As we make our way through the first year of legal marijuana in Washington State, it's important to remember the world we're leaving behind. There's the soon-to-be-lost language of pot-related euphemism, designed to foil eavesdropping authorities, which the passage of Initiative 502 rendered instantly unnecessary. (RIP, "fuzzy green sweaters," "puffy salad," and "arijuanamay.")
More poignantly, there's the loss of The Dealer and the entirety of pot-dealer culture. For decades, the acquisition of marijuana has required the help of an intermediary, who shouldered the risk of larger-scale marijuana possession for light profit and the right to spin endless soliloquies about Sasquatch sightings to his or her pot-seeking customers/hostages, who offered forced-smile forbearance and tried not to squirm on the dealer's weird sofa—a battle greatly aided by the dealer who welcomed you with a humongous bong hit upon arrival... And so the beautiful dance progressed, until now, or whenever the hell actual marijuana products will be available in stores (see the timeline for legal pot on page 15).
But there's at least one old-school stoner relic that'll probably hang around for a while, especially with Washington State being a relatively tiny island of legality in a nation that still considers marijuana a highly controlled substance: the stain of counterculture criminality. In theory, I-502 put recreational pot smokers in the same class as citizens who enjoy alcoholic beverages. But after decades of Cheech & Chong/Bill & Ted/Dazed and Confused "cannabis culture," can even the most responsible recreational pot smoker fully escape the stigma of stonerism?
For example, if a known pot smoker makes a mistake (a typo, a forgotten appointment), pot may be cited, even jokingly, as a contributing factor, in a way that, had a wine lover made the same mistake, few would be inspired to draw a direct line of causation (even jokingly) to their wine cellar. Of course, this is just a matter of accumulating enough real-life examples of regular old high-functioning pot appreciators to offset the decades of cartoon stereotypes, and upon posting a call for such citizens on Slog, The Stranger's blog, I found a good, sturdy, respectably wary test subject.
Ryan, 35, describes himself as a professional, educated, "after 5 p.m." smoker, who works in marketing and fundraising for a variety of social service and arts organizations. What pot he smokes comes from "the street"—"I have one solid source," Ryan tells me. "And lots of friends just give it to me. Everyone's got it. 'Here, have a nug!'" When I ask if his pot use has any effect on the execution of his job, he cites no hindrances, only bank-shot benefits, such as coming home from a day spent writing campaign copy and "framing messages"—"There are only so many ways you can say 'exclusive donor benefit'"—and finding an invaluable new angle after his evening puff.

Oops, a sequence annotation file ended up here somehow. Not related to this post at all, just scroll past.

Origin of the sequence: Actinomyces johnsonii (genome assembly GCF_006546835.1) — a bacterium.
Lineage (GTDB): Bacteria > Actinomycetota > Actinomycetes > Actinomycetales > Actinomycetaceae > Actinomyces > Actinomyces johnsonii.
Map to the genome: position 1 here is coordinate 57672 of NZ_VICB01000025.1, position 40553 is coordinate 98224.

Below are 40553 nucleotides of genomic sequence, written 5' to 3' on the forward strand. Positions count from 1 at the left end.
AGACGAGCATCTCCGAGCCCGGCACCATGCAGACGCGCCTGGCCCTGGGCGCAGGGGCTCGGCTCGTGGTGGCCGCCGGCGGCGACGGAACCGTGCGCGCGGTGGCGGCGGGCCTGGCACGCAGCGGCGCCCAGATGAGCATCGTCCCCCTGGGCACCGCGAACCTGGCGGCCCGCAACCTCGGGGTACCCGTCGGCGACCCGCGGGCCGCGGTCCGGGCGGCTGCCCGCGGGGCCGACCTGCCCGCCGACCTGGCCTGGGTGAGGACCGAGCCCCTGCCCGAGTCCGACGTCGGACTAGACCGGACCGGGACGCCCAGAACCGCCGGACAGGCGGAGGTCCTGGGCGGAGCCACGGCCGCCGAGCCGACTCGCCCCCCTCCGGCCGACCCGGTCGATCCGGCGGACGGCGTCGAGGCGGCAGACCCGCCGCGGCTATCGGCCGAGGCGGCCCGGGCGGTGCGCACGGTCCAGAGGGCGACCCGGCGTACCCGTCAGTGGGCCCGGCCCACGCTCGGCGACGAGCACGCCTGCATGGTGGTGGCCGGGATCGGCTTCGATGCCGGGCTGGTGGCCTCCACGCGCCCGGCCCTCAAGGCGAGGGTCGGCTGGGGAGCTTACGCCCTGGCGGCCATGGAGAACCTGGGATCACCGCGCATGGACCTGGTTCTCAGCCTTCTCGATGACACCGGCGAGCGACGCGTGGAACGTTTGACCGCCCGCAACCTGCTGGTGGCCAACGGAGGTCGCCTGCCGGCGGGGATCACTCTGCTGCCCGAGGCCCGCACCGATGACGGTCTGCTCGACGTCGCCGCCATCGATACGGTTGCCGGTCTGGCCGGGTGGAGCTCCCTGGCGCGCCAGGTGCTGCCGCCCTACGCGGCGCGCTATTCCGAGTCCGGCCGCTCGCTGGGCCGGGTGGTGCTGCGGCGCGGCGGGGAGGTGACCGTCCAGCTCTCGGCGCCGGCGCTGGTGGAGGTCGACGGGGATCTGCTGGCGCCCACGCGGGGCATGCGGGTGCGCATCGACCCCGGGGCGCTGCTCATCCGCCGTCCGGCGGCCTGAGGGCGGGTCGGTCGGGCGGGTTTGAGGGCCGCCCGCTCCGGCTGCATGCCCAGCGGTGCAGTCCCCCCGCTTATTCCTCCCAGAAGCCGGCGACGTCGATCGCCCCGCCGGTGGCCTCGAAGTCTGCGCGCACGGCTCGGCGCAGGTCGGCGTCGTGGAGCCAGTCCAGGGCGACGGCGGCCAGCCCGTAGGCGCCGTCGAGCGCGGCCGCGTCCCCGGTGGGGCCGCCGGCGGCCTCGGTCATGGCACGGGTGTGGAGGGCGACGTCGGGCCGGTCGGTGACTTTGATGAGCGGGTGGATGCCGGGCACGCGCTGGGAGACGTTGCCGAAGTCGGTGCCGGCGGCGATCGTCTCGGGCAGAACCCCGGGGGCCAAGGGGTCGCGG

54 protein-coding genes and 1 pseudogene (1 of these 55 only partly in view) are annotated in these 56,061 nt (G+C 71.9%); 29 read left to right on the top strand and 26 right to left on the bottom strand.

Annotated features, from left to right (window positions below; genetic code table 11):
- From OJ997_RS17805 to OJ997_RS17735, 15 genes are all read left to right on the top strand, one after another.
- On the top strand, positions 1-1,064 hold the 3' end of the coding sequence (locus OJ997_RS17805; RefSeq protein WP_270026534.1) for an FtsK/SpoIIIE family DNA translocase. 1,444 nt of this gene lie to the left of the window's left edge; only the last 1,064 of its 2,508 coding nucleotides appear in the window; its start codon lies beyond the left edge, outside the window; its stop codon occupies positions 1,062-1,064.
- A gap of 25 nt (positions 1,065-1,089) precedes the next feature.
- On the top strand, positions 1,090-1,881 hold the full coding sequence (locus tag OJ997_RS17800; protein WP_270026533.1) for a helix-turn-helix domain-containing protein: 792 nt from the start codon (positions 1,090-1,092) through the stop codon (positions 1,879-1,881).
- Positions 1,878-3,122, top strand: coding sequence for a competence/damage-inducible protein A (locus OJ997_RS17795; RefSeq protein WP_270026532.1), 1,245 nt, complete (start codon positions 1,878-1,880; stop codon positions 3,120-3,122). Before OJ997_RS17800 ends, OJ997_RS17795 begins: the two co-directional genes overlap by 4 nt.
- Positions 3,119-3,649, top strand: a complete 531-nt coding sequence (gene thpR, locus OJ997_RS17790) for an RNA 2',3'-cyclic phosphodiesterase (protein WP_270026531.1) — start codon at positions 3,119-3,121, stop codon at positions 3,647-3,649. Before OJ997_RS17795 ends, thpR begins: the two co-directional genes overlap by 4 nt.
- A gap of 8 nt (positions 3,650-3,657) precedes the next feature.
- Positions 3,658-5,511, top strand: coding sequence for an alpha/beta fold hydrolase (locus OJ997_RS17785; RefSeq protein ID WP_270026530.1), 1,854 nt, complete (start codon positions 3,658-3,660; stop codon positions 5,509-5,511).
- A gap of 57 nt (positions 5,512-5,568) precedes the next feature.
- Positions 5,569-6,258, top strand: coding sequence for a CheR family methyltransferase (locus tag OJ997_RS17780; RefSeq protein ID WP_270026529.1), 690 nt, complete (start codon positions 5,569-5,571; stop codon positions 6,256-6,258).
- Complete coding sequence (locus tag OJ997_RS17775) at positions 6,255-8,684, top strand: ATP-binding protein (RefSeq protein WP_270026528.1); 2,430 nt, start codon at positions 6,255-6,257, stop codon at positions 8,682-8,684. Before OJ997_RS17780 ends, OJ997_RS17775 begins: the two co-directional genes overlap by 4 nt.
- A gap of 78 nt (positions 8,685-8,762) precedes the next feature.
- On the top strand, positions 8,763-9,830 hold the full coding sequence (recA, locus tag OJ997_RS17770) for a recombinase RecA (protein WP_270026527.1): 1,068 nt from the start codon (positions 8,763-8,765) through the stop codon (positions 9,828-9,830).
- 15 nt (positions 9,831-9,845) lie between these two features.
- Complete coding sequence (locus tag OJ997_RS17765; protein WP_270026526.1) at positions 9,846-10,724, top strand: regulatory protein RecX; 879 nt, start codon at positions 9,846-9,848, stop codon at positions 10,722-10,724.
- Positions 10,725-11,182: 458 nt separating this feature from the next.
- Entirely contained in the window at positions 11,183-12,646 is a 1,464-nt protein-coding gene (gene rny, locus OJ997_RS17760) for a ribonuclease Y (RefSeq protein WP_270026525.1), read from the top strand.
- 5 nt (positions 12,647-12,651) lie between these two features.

In his introductory e-mail, Ryan described himself as an "out-and-proud pot smoker," and in a follow-up e-mail, he explained what that meant in regard to his day-to-day life: "It kind of feels like coming out as gay. When I grew up in rural Montana, I spent my youth trying not to admit that I was gay, because I was taught that it was a sin, an abomination, criminal even. Thanks to antidrug programs like D.A.R.E., I was also instilled with this idea that marijuana would ruin my life. It was a product produced by degenerates and used by degenerates. Now, as an adult, I'm not ashamed of my homosexuality, nor am I ashamed that I responsibly enjoy fine Pacific Northwest cannabis, much like (or often with) a nice Scotch or wine. I don't march in parades and shout it out at, say, a board meeting at work. But if someone asks me point-blank, I answer honestly. Yes, I smoke grass. It's legal here. No, it hasn't made me go crazy or grow boobs. I've never robbed a liquor store in a desperate attempt to get a 'fix.' It helps me unwind at the end of the day. It enhances my experiences as a writer and musician. It makes a plain Hershey's chocolate bar into a luxurious bit of bliss. And sometimes it makes me forget where I put my pen, or accidentally call my mother 'dude' when she says something ridiculous on the phone."
Pressed to name to the "stoner stereotype" he resents the most, he's unequivocal: "That it's criminal. My parents grew up in the '50s, and when they busted me with dirt weed in high school, my mom screamed that their house would be taken away... Now I don't have to feel like a criminal when I'm walking to a friend's dinner party with a bud in my pocket for the 'cigar course' of the evening." When I ask Ryan his favorite thing to do after an evening puff, he's ready with a list: "Music, always. I love going to the opera or the symphony completely thunderbaked. Movies, too. EATING. And I write a lot."